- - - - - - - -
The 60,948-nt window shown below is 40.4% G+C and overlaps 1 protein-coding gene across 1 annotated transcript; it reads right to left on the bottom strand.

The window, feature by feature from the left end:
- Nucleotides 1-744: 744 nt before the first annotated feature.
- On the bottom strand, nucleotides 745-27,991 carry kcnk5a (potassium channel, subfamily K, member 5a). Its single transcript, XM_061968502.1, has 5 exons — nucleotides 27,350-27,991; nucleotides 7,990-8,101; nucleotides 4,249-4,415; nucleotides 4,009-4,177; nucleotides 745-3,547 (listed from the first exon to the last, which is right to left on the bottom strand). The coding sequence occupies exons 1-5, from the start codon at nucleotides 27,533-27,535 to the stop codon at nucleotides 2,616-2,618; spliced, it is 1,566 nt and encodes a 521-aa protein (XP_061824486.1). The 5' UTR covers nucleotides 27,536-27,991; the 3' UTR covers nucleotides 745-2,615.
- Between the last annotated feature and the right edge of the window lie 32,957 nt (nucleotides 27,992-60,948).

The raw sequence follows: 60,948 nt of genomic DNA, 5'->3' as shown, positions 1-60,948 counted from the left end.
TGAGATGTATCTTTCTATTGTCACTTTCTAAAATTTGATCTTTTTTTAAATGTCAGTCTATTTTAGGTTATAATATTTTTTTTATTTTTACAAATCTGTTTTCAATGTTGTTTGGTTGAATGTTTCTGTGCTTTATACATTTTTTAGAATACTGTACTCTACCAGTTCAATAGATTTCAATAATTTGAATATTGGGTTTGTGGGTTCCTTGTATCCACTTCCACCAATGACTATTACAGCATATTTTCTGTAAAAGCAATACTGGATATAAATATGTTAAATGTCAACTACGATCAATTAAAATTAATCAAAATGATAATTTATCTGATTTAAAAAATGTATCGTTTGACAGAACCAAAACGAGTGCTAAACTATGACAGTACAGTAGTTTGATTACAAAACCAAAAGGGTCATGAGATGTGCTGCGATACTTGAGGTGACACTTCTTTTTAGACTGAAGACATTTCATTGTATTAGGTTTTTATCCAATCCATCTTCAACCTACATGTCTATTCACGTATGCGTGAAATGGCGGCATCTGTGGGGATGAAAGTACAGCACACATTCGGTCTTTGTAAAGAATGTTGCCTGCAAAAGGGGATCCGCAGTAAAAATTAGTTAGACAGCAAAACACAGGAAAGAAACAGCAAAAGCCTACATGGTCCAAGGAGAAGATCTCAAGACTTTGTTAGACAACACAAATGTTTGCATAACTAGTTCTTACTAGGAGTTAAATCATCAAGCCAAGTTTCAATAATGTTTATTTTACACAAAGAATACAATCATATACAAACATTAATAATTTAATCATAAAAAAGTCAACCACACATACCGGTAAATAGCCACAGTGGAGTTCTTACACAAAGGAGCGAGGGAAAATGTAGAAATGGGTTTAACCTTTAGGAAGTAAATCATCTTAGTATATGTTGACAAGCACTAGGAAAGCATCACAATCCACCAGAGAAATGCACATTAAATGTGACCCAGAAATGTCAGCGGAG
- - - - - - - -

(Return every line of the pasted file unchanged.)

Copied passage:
The 60,948-nt window shown below is 40.4% G+C and overlaps 1 protein-coding gene across 1 annotated transcript; it reads right to left on the bottom strand.

The window, feature by feature from the left end:
- Nucleotides 1-744: 744 nt before the first annotated feature.
- On the bottom strand, nucleotides 745-27,991 carry kcnk5a (potassium channel, subfamily K, member 5a). Its single transcript, XM_061968502.1, has 5 exons — nucleotides 27,350-27,991; nucleotides 7,990-8,101; nucleotides 4,249-4,415; nucleotides 4,009-4,177; nucleotides 745-3,547 (listed from the first exon to the last, which is right to left on the bottom strand). The coding sequence occupies exons 1-5, from the start codon at nucleotides 27,533-27,535 to the stop codon at nucleotides 2,616-2,618; spliced, it is 1,566 nt and encodes a 521-aa protein (XP_061824486.1). The 5' UTR covers nucleotides 27,536-27,991; the 3' UTR covers nucleotides 745-2,615.
- Between the last annotated feature and the right edge of the window lie 32,957 nt (nucleotides 27,992-60,948).

The raw sequence follows: 60,948 nt of genomic DNA, 5'->3' as shown, positions 1-60,948 counted from the left end.
TGAGATGTATCTTTCTATTGTCACTTTCTAAAATTTGATCTTTTTTTAAATGTCAGTCTATTTTAGGTTATAATATTTTTTTTATTTTTACAAATCTGTTTTCAATGTTGTTTGGTTGAATGTTTCTGTGCTTTATACATTTTTTAGAATACTGTACTCTACCAGTTCAATAGATTTCAATAATTTGAATATTGGGTTTGTGGGTTCCTTGTATCCACTTCCACCAATGACTATTACAGCATATTTTCTGTAAAAGCAATACTGGATATAAATATGTTAAATGTCAACTACGATCAATTAAAATTAATCAAAATGATAATTTATCTGATTTAAAAAATGTATCGTTTGACAGAACCAAAACGAGTGCTAAACTATGACAGTACAGTAGTTTGATTACAAAACCAAAAGGGTCATGAGATGTGCTGCGATACTTGAGGTGACACTTCTTTTTAGACTGAAGACATTTCATTGTATTAGGTTTTTATCCAATCCATCTTCAACCTACATGTCTATTCACGTATGCGTGAAATGGCGGCATCTGTGGGGATGAAAGTACAGCACACATTCGGTCTTTGTAAAGAATGTTGCCTGCAAAAGGGGATCCGCAGTAAAAATTAGTTAGACAGCAAAACACAGGAAAGAAACAGCAAAAGCCTACATGGTCCAAGGAGAAGATCTCAAGACTTTGTTAGACAACACAAATGTTTGCATAACTAGTTCTTACTAGGAGTTAAATCATCAAGCCAAGTTTCAATAATGTTTATTTTACACAAAGAATACAATCATATACAAACATTAATAATTTAATCATAAAAAAGTCAACCACACATACCGGTAAATAGCCACAGTGGAGTTCTTACACAAAGGAGCGAGGGAAAATGTAGAAATGGGTTTAACCTTTAGGAAGTAAATCATCTTAGTATATGTTGACAAGCACTAGGAAAGCATCACAATCCACCAGAGAAATGCACATTAAATGTGACCCAGAAATGTCAGCGGAG